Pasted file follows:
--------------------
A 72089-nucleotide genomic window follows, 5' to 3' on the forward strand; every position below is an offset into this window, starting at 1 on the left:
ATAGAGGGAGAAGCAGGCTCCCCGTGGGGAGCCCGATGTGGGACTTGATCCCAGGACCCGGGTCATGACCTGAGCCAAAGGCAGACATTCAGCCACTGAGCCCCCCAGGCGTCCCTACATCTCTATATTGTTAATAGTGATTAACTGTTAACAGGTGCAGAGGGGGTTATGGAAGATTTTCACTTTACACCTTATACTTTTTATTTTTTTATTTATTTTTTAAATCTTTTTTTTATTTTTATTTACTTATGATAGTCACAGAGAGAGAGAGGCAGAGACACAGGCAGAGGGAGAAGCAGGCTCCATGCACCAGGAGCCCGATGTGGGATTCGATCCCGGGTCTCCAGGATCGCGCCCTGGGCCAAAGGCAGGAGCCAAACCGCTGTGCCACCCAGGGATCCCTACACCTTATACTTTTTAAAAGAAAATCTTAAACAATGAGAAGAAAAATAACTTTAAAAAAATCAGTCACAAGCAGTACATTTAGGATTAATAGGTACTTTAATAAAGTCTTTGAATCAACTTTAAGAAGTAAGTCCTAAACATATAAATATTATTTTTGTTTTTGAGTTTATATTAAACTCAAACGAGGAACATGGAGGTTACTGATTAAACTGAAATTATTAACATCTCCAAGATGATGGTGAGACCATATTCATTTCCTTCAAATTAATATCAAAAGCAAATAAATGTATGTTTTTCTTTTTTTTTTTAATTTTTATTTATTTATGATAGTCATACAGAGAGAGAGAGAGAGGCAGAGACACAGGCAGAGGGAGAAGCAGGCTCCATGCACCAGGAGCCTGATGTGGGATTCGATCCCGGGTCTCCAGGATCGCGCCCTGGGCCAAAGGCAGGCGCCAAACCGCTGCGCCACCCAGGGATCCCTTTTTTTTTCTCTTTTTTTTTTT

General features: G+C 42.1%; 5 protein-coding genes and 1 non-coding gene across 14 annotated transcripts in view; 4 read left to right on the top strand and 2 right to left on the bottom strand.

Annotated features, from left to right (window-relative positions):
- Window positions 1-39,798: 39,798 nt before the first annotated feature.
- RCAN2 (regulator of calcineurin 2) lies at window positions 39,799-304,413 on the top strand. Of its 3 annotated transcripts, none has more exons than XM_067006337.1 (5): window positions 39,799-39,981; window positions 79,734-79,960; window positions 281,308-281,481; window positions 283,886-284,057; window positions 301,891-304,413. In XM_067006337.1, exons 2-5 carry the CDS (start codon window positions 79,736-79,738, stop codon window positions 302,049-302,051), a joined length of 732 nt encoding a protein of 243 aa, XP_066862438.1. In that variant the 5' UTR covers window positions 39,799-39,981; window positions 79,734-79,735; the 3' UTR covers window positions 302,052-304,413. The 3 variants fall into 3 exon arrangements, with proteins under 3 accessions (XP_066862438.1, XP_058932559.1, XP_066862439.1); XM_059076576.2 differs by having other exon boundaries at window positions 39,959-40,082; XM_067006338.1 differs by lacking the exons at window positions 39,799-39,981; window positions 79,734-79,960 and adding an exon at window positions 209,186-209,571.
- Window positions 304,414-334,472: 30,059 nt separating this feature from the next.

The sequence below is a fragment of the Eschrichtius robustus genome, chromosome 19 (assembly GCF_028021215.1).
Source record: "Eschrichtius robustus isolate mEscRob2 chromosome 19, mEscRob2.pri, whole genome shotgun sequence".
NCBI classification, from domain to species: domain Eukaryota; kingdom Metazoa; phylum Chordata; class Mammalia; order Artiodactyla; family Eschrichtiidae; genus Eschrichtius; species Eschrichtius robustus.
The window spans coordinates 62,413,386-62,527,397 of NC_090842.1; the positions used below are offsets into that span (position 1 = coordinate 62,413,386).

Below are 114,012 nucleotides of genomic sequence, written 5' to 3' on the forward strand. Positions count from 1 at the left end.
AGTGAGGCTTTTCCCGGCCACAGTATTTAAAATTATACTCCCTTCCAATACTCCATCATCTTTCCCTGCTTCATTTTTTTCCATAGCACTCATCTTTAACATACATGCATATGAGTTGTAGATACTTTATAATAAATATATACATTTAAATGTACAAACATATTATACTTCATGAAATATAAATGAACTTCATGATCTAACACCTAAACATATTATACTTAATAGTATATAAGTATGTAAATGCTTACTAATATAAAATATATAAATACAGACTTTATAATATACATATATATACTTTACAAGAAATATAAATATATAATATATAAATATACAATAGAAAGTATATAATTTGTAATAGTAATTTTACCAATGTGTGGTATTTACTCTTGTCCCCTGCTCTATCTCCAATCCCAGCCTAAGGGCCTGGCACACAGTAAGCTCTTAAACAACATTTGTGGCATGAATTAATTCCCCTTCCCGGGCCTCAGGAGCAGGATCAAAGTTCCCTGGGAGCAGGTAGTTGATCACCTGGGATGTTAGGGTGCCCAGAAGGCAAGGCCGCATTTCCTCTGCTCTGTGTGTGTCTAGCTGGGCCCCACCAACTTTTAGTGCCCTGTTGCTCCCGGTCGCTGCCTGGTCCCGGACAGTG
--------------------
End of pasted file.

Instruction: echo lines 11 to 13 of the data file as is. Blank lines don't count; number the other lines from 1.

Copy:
The window spans coordinates 62,413,386-62,527,397 of NC_090842.1; the positions used below are offsets into that span (position 1 = coordinate 62,413,386).

Below are 114,012 nucleotides of genomic sequence, written 5' to 3' on the forward strand. Positions count from 1 at the left end.
AGTGAGGCTTTTCCCGGCCACAGTATTTAAAATTATACTCCCTTCCAATACTCCATCATCTTTCCCTGCTTCATTTTTTTCCATAGCACTCATCTTTAACATACATGCATATGAGTTGTAGATACTTTATAATAAATATATACATTTAAATGTACAAACATATTATACTTCATGAAATATAAATGAACTTCATGATCTAACACCTAAACATATTATACTTAATAGTATATAAGTATGTAAATGCTTACTAATATAAAATATATAAATACAGACTTTATAATATACATATATATACTTTACAAGAAATATAAATATATAATATATAAATATACAATAGAAAGTATATAATTTGTAATAGTAATTTTACCAATGTGTGGTATTTACTCTTGTCCCCTGCTCTATCTCCAATCCCAGCCTAAGGGCCTGGCACACAGTAAGCTCTTAAACAACATTTGTGGCATGAATTAATTCCCCTTCCCGGGCCTCAGGAGCAGGATCAAAGTTCCCTGGGAGCAGGTAGTTGATCACCTGGGATGTTAGGGTGCCCAGAAGGCAAGGCCGCATTTCCTCTGCTCTGTGTGTGTCTAGCTGGGCCCCACCAACTTTTAGTGCCCTGTTGCTCCCGGTCGCTGCCTGGTCCCGGACAGTG